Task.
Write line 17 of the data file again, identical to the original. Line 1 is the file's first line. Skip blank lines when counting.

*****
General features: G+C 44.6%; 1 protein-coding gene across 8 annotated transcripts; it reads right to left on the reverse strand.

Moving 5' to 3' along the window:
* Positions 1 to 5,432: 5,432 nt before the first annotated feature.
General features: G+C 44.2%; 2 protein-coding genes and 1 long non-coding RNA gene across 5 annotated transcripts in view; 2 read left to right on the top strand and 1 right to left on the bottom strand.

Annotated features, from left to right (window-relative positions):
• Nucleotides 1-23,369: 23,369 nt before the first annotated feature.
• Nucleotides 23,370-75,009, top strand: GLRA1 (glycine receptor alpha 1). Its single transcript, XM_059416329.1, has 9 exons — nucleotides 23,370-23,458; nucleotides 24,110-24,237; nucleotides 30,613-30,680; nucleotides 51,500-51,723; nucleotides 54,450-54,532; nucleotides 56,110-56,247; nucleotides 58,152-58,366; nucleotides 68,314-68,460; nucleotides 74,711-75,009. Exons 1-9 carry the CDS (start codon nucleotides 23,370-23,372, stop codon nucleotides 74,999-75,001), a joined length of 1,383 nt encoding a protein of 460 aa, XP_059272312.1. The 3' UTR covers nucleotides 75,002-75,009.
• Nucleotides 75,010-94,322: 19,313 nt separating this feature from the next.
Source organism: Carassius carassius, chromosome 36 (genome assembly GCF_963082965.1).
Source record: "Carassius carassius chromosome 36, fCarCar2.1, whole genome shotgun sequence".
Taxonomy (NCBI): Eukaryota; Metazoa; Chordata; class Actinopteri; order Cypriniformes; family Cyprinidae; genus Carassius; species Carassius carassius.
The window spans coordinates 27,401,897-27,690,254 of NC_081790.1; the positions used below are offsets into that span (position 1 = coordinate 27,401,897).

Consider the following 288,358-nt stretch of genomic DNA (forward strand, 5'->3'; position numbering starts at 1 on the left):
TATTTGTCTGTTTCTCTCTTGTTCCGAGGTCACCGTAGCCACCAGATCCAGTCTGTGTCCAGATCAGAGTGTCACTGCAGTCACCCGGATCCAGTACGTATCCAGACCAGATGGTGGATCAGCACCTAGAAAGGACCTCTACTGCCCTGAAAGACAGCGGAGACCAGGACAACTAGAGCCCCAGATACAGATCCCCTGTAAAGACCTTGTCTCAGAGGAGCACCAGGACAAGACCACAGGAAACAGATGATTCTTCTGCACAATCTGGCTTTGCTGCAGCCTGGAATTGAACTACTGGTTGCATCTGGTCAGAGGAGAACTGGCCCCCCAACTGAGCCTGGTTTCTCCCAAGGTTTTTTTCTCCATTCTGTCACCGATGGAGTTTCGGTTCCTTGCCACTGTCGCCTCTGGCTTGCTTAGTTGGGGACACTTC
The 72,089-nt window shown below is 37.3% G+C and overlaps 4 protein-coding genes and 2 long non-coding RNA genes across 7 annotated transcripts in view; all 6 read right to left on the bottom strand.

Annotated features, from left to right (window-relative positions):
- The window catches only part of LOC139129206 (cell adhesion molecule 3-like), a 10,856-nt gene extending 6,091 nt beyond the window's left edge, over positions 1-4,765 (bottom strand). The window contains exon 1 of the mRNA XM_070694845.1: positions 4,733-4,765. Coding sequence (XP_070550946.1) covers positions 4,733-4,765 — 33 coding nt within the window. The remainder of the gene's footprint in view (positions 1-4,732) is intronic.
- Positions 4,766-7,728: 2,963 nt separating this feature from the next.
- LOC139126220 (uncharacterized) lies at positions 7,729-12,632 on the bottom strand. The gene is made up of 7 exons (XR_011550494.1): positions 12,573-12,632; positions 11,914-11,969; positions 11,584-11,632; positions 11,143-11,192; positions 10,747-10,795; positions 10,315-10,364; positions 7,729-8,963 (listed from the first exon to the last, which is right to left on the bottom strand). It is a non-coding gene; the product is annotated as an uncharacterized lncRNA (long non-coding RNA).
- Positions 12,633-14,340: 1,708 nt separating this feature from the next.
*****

- The window catches only part of LOC139129206 (cell adhesion molecule 3-like), a 10,856-nt gene extending 6,091 nt beyond the window's left edge, over positions 1-4,765 (bottom strand). The window contains exon 1 of the mRNA XM_070694845.1: positions 4,733-4,765. Coding sequence (XP_070550946.1) covers positions 4,733-4,765 — 33 coding nt within the window. The remainder of the gene's footprint in view (positions 1-4,732) is intronic.